Robin: I think the primitive side of human nature is less about our fascination with it than it being hard-wired into each and every one of us. There’s a part of the brain called the limbic system which is sometimes called our “lizard brain.” I believe we’ve been so anesthetized by layers and layers of civilizing effects and intellectual armoring in our everyday lives that we are shielded from experiencing our primordial self. But when we rip into a juicy sparerib, have wild sex or enjoy a profound connection to nature (communing with an animal, swimming in a lake, river or ocean, even hike in the wilderness) that ancient part of our brain reasserts itself. We catch glimpses — body and soul – into the primitive side. We either revel in these feelings and abandon ourselves to them, or become uncomfortable and “pull ourselves together.” Strap on the armor.
The Jane in my novel comes from one of the most uptight times and societies in history, but she is an aberration. Even before she leaves for Africa Miss Porter is a tomboy who rides horses hard and rough-houses with her hounds. She knows how to swim, not just “bathe” like proper young ladies do, and she understand human anatomy. Because of the circumstances of her meeting Tarzan, they are on incredibly intimate terms immediately. So of all the women in the world she is, perhaps, the best-suited to revert to her primordial self and go wild with Tarzan in his jungle Eden.
EV: Sometimes Jane is portrayed as a ‘too smart for her own good’ character. What can we expect from your Jane?
Robin: I have to say that my Jane is the most “too smart for her own good” Jane ever written (or portrayed in the movies). Of course when this phrase is employed referring to women, it’s incredibly sexist. My Jane is far too intelligent, outspoken and ambitious for her time, but she wasn’t altogether alone. By this time such females were known as “New Women,” and it was believed that if there were enough of them they might actually bring down the British Empire. Happily, my Jane had role models — female explorers and adventurers like Mary Kingsley, Annie Smith Peck and Lady Jane Digby, and she voraciously read of their exploits. But her presence on the African expedition that stumbled on Tarzan would never had been possible without her extraordinary father, Archie Porter — a professor of anatomy at Cambridge University and an “enthusiastic amateur” in the field of paleoanthropology. He’s a progressive thinker who not only believes in women’s higher education, but depends on his daughter to assist him in his studies.
EV: Would you share a little about the importance of having strong female characters versus the more common ‘damsel in distress’?
Robin: I’ve been writing strong women ahead-of-their-time for so long now that I can’t imagine having a damsel in distress as a protagonist. The gutsy women (there were so many of them in history), besides being so much more interesting to write about, are the role models for future generations. More than ever, people — men and women alike — need to be strong to survive in this world. We all need to learn to stand on our own two feet, move forward fearlessly, practice kindness and compassion, and accomplish something in our life. That “something” can be anything from bringing up a child well to making a beautiful garden out of your backyard or rooftop, to teaching, to having a high-powered career, to making art, to rescuing animals. I hope that my heroines, whether real-life or fiction, inspire men as well as women to aspire to their personal best or perhaps to greatness. If you want to hear about eight hundred of the greatest sung and unsung females in history, read my dear friend Vicki Leon’s four volumes of UPPITY WOMEN (of The Ancient World; The Middle Ages; The Renaissance and The New World). They’re brilliantly researched and laugh-out-loud funny.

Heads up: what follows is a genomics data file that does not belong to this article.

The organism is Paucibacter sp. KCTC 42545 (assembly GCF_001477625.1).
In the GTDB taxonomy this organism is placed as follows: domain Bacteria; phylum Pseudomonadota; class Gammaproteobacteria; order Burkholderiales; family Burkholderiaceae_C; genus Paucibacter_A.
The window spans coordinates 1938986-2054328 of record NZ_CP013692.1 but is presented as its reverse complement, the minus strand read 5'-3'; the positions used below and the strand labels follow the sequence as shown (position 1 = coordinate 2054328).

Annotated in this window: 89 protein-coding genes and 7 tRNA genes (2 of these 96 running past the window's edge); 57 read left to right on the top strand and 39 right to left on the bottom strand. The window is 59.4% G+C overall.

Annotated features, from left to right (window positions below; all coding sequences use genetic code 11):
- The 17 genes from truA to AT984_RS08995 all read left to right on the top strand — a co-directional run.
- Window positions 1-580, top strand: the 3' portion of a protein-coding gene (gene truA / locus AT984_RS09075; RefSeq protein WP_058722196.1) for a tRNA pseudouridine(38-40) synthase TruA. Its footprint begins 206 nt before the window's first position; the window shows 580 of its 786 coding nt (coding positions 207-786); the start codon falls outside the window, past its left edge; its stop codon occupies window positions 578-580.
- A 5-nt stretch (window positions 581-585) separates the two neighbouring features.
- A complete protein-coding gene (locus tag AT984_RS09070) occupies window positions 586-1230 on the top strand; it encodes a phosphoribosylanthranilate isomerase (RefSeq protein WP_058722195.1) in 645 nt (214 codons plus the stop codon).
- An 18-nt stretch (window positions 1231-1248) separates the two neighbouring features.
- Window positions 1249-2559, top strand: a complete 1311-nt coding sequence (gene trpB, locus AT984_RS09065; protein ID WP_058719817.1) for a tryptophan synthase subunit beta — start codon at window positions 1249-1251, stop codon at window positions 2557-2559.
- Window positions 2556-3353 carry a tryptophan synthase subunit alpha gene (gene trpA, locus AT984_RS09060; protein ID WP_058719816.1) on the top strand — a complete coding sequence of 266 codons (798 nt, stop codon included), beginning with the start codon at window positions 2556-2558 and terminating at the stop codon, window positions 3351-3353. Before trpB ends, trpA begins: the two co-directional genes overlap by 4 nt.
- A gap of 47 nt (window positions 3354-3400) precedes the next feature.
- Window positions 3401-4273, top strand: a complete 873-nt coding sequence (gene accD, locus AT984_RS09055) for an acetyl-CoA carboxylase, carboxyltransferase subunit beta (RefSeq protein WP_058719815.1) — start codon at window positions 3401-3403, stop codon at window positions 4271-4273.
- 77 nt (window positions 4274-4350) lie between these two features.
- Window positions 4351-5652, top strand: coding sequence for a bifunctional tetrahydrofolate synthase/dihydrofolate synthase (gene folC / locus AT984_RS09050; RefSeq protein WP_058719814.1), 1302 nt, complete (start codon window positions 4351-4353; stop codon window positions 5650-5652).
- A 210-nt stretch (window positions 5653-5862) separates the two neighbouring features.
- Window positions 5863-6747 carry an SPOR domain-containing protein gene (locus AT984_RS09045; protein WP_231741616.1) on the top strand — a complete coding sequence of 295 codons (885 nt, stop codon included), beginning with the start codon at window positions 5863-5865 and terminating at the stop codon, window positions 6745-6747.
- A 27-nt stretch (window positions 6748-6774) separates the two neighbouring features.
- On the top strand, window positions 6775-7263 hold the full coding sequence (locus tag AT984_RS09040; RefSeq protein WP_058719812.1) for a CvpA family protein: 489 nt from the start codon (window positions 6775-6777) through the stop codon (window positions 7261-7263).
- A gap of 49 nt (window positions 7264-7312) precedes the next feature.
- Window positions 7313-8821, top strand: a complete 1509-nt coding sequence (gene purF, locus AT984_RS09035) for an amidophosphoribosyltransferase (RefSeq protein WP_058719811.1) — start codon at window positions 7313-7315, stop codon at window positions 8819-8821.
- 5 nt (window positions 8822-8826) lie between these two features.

EV: Your previous books display a perfect blend of history mixed with fiction. How did you come up with this formula of storytelling? Do you begin a project by studying the historical elements, or with the emotional side of the characters?
Robin: Generally I find a female historical figure with a good story. I always look for “an angle,” since many of my women have been written about numerous times. A good example is SECRET DIARY OF ANNE BOLEYN, about Elizabeth I and her mother, Anne Bolyen. There had been countless renditions of both of them, but I discovered in my research that no historian had ever linked the two of them in any more than a single paragraph. Now here was a daughter who, by the age of twenty-five when she became Queen of England, had not spoken her mother’s name for twenty years, so tarnished was Queen Anne’s reputation (adulterer, whore, witch, traitor). Yet within a few years of taking the throne Elizabeth began wearing a locket with her mother’s miniature in it, and started honoring the Boleyn relatives that had made it through Henry VIII’s bloody reign alive. I asked myself: “Why did Elizabeth have that 180° change of heart? Had she learned something about her mother that caused the shift? Had she learned the truth about Anne? What is the best way to discover the truth about someone? Read their diary! People don’t lie in their diaries. So I “wrote” Anne Boleyn’s diary and put it in Elizabeth’s hands just after she’d taken the throne. Reading it changes the course of Elizabeth’s life.